Los Angeles Angels left fielder Josh Hamilton admitted to CBS Sports' Jon Heyman's source that he had a cocaine relapse during the current MLB offseason. Major League MLB officials met with Hamilton on Feb. 25 to discuss a possible disciplinary action.
Josh Hamilton has admitted to a cocaine relapse.
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A Major League Baseball (MLB) source divulged the information to CBS Sports' Jon Heyman on Feb. 26. According to the report, the Los Angeles Angels left fielder "confessed to going on a binge that invovled cocaine a couple months ago."
FOX Sports' Ken Rosenthal asked a baseball executive if Hamilton's offense is performance-enhancing drug (PED) related. The person said "worse" without going into further detail.
The CBS Sports update adds there is currently no information whether Hamilton has failed a drug test or not. MLB spokesman Patrick courtney did not comment on the matter while Hamilton's agent Michael Moye didn't return a call.
The Los Angeles Times' Mike DiGiovana reported on Wednesday that MLB officials summoned Hamilton to their New York office "about a disciplinary issue." Angels manager Jerry Dipoto confirmed his ace left fielder did go to the meeting, but did not elaborate any further.
Dipoto said,"I can say that Josh is going to meet with league officials in New York. At this point, I have no other information to offer."
It's possible Hamilton would be classified as a first-time offender at the MLB level. Once the league treats him as such, it will put him into a program "subject to increased testing," CBS Sports goes on to say. He is already being tested thrice a week.
Bill Shaikin of However, The Los Angeles Times (via CBS Sports) says it is "unlikely" Hamilton will be classified as a first-time offender.
Hamilton said his cocaine and alcohol use stemmed from a traffic accident 14 years ago, per The New York Daily News' Bill Madden and Michael O'Keeffe. As a result of his drug and alcohol abuse, he served a two-year suspension from 2003 to 2005 in the minor leagues.
Madden and O'Keeffe point out Hamilton previously suffered two relapses in 2009 and 2012 as a member of the Texas Rangers. However, he escaped discipline from then-MLB commissioner Bud Selig because he did not violate the league's drug policy.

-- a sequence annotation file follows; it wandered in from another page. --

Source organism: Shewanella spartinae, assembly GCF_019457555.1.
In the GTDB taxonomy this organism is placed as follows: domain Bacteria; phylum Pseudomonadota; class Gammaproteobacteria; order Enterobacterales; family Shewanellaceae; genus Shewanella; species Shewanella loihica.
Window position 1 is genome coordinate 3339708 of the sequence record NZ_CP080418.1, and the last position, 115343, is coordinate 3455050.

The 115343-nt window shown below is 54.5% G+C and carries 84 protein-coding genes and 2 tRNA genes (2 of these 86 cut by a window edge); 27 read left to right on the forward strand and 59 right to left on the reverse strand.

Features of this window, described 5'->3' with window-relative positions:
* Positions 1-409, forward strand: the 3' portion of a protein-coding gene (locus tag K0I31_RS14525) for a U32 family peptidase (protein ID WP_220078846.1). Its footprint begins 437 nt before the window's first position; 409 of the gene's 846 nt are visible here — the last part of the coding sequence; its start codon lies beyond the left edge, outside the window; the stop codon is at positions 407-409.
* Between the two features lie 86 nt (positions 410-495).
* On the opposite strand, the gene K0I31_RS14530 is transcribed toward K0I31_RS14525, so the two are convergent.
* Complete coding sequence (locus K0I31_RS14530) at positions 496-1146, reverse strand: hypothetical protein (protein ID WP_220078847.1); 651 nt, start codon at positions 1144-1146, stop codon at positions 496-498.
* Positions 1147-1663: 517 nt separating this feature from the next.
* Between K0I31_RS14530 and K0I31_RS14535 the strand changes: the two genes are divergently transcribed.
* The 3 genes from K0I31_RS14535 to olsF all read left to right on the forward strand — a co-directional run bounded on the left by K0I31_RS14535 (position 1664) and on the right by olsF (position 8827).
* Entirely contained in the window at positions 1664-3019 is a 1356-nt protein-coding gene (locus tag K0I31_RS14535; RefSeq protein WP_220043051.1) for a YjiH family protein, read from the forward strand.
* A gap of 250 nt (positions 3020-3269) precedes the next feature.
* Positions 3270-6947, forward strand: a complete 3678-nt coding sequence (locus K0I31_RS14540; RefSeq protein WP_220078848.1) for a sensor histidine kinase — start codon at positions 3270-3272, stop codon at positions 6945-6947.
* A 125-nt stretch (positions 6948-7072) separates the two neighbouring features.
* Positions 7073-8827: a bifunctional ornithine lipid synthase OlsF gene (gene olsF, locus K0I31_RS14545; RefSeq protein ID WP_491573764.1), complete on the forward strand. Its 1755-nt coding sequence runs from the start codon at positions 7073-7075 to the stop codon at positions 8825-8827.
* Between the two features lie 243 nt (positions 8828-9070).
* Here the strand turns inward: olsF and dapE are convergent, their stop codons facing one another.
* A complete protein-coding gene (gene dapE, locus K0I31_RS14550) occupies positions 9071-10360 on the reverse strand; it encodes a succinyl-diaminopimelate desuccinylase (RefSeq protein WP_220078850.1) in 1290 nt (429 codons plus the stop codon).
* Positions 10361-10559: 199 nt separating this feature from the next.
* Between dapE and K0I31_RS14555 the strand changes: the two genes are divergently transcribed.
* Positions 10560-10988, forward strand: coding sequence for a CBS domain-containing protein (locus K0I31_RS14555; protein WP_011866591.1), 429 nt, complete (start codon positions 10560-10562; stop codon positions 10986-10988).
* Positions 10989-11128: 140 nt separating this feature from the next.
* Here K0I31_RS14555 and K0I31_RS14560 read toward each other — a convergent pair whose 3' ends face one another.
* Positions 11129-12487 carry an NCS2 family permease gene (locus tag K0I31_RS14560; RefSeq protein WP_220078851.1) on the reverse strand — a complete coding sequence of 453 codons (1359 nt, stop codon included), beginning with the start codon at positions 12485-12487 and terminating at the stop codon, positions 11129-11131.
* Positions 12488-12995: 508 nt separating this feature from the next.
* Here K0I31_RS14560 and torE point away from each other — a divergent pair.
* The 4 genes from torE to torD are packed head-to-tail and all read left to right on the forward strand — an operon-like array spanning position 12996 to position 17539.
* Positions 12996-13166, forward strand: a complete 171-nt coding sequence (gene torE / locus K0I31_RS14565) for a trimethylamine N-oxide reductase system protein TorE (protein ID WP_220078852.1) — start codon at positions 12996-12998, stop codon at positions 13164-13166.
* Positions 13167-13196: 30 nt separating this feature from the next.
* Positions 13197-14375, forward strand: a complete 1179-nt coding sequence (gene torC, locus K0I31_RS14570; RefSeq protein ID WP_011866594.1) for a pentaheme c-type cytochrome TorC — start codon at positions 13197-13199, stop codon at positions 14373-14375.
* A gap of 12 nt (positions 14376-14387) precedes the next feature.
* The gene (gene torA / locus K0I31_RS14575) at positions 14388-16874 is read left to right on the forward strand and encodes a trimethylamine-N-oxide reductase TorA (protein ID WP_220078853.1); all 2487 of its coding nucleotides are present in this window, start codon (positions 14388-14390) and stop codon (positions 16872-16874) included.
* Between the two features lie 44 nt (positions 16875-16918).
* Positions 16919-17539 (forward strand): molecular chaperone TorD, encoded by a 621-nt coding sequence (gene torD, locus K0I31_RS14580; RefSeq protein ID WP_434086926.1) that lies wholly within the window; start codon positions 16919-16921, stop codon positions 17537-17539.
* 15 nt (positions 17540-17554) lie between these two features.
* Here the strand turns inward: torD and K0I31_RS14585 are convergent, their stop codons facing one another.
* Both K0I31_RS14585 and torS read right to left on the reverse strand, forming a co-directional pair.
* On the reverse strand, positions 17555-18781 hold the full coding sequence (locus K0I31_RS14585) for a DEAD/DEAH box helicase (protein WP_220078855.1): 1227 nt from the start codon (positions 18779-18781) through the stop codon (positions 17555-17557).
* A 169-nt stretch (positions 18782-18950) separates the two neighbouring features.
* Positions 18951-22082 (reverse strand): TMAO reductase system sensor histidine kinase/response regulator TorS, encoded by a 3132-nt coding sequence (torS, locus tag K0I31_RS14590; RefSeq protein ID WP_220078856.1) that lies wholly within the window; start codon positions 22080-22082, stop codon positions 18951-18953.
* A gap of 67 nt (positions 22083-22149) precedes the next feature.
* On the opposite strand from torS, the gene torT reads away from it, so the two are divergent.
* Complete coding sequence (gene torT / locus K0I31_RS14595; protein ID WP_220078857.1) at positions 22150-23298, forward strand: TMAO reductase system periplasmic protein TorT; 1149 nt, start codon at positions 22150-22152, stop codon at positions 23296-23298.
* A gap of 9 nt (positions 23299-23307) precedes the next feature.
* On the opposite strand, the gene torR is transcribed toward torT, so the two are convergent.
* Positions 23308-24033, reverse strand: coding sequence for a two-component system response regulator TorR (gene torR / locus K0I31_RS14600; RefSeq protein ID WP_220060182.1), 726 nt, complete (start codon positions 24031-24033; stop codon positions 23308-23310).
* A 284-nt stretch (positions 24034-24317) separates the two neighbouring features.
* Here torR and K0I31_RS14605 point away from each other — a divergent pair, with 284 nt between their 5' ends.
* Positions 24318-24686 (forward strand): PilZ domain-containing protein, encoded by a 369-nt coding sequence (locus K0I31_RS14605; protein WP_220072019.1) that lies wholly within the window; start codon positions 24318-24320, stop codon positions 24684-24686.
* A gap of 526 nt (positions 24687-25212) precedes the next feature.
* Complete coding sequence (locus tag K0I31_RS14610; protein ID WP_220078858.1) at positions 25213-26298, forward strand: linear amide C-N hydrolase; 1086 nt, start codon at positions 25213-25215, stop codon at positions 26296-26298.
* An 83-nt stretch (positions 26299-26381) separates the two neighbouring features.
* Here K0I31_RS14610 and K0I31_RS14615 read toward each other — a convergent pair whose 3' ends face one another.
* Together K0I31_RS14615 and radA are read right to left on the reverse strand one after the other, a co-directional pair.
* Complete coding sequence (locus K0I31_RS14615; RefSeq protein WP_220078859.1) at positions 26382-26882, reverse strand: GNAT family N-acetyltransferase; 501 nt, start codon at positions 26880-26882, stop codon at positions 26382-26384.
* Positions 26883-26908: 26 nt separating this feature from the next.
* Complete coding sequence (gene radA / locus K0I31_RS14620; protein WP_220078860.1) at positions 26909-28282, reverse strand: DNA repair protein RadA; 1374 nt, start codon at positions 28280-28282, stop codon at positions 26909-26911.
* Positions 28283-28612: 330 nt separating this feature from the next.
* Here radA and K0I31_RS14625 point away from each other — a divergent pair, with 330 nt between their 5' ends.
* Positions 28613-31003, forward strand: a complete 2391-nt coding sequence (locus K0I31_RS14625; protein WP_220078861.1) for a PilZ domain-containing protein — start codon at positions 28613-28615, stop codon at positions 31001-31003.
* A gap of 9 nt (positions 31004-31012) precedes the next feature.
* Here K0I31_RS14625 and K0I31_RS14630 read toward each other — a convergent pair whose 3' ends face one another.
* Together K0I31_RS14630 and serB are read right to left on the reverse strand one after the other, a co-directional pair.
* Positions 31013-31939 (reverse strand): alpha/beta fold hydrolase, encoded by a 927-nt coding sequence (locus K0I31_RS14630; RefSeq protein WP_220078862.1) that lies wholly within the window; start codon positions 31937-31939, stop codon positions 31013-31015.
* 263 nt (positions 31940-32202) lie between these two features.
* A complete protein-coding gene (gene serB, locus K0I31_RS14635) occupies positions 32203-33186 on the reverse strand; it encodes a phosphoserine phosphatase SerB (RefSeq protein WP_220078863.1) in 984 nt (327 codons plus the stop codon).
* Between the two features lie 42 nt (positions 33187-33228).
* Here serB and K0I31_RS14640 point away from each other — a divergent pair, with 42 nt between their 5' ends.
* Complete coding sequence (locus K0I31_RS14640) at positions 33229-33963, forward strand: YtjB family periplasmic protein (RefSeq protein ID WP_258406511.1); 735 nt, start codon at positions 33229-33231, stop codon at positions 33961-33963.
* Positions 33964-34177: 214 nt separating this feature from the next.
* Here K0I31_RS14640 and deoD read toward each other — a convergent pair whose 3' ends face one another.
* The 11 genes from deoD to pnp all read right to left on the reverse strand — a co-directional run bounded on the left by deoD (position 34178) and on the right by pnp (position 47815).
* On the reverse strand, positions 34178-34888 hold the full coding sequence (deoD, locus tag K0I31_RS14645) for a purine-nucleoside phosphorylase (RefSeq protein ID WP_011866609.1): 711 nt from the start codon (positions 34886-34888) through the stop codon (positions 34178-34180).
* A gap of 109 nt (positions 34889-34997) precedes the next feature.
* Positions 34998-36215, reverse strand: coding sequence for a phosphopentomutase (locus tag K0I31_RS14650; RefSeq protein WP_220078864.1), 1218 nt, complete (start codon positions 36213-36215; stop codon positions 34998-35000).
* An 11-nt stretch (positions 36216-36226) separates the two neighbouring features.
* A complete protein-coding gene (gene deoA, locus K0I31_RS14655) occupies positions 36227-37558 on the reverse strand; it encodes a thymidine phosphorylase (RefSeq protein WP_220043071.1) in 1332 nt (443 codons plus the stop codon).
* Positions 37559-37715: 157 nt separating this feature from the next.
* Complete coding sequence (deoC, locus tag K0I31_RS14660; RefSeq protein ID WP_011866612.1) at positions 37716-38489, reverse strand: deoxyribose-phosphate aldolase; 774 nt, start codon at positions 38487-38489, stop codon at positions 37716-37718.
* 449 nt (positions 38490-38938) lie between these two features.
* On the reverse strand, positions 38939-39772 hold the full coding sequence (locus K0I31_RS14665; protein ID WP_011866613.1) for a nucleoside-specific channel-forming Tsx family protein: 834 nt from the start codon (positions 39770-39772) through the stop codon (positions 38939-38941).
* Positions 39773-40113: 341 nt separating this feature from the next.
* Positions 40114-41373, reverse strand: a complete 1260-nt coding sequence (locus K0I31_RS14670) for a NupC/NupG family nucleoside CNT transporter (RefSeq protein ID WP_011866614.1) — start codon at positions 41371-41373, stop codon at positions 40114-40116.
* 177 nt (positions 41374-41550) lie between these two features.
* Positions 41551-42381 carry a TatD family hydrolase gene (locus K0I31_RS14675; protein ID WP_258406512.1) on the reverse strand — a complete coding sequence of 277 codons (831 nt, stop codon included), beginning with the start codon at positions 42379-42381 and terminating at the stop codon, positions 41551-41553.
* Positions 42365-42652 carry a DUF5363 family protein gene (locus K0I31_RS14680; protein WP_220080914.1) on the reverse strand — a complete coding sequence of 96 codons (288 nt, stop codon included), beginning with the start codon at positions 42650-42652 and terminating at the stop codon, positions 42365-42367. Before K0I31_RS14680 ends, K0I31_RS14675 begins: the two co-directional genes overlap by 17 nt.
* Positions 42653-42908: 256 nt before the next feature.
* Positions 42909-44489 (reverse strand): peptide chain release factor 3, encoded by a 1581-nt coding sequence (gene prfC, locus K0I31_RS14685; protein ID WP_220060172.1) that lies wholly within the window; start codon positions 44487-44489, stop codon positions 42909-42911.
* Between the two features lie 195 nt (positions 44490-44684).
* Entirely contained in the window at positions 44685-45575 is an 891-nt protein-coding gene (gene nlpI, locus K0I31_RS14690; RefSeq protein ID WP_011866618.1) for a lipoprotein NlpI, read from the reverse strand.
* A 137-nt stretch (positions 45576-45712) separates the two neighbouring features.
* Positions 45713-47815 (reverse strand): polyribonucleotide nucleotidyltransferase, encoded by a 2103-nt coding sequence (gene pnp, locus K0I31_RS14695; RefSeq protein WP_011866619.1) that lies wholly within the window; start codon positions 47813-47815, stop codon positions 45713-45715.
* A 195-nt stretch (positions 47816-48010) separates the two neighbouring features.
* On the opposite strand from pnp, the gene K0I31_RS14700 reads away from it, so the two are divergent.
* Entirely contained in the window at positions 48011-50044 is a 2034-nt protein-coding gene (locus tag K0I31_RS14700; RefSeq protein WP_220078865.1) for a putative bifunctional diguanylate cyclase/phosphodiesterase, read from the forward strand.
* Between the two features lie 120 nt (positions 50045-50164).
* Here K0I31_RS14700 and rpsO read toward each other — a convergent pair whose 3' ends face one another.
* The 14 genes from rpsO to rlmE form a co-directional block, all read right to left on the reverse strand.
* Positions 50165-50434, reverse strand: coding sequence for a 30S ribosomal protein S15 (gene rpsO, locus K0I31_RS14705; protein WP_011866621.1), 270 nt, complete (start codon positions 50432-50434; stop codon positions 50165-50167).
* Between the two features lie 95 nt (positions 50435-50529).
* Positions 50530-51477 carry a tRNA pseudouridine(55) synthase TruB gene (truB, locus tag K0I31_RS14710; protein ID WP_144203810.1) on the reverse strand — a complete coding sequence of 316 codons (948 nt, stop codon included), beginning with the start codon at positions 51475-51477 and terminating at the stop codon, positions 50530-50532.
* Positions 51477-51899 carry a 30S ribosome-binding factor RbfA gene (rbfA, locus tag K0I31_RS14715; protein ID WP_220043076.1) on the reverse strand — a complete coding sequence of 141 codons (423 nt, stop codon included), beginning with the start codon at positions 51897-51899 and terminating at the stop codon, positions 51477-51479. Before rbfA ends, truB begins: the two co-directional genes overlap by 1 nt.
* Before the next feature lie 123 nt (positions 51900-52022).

DiGiovana says former Cincinnati Reds coach and current Los Angeles Angels Triple-A hitting coach Johnny Narron was Hamilton's former accountability partner, whose job was to keep an eye on the troubled slugger and prevent him from suffering another relapse. They shared rooms during Spring Training and slept in adjacent hotel rooms whenver they were on the road.
Narron was around when Hamilton had his first relapse in Jan. 2009. Back then, DiGiovana notes Hamilton "snuck out his apartment window and drank alcohol at a Tempe, Ariz. bar." The Rangers, whom Hamilton played for at the time, concealed the incident until photos of Hamilton dancing with three young women at the same Arizona bar went viral.
Hamilton's second relapse three years later was at a Dallas bar where he drank alcohol, per The Los Angeles Times.
Hamilton's teammate and 2014 American League MVP Mike Trout expressed sympathy for him, per FOX Sports. He said,"I don't know any of the details, so I can't talk about that. But we miss him and we hope everything works out...I know that he's going through a lot."
Angels starting pitcher C.J. Wilson, one of Hamilton's best friends, told FOX Sports he supports the beleaguered outfielder. He said,"I support him as a person. When you have something going on, given what Josh has been through, you're looking out for him as a person first and his family."
The 33-year-old Hamilton is currently staying at a friend's ranch in Houston while recovering from offseason shoulder surgery. The Angels projected him to be their cleanup hitter for this season. He is in the third year of a five-year, $125 million deal and was slated to earn $25 million in 2015, per DiGiovana.
Hamilton eventually bounced back from his two suspensions to hit an average of 28 home runs and 101 RBIs on a .305 batting average for the Rangers from 2008 to 2012, DiGiovana adds. He was a key player for Texas in its back-to-back World Series appearances in 2010 and 2011. Hamilton eventually won American League MVP honors during the former year.
Since he committed to the Angels two years ago, Hamilton has largely underperformed. He has hit just .255 with 31 home runs, 123 RBIs and 266 strikeouts during that span, per The Los Angeles Times.
DiGiovana says Hamilton keeps an offseason home in Dallas. The Angels outfielder's wife Katie and their four daughters stayed with him in Los Angeles whenever the team played at home last season.
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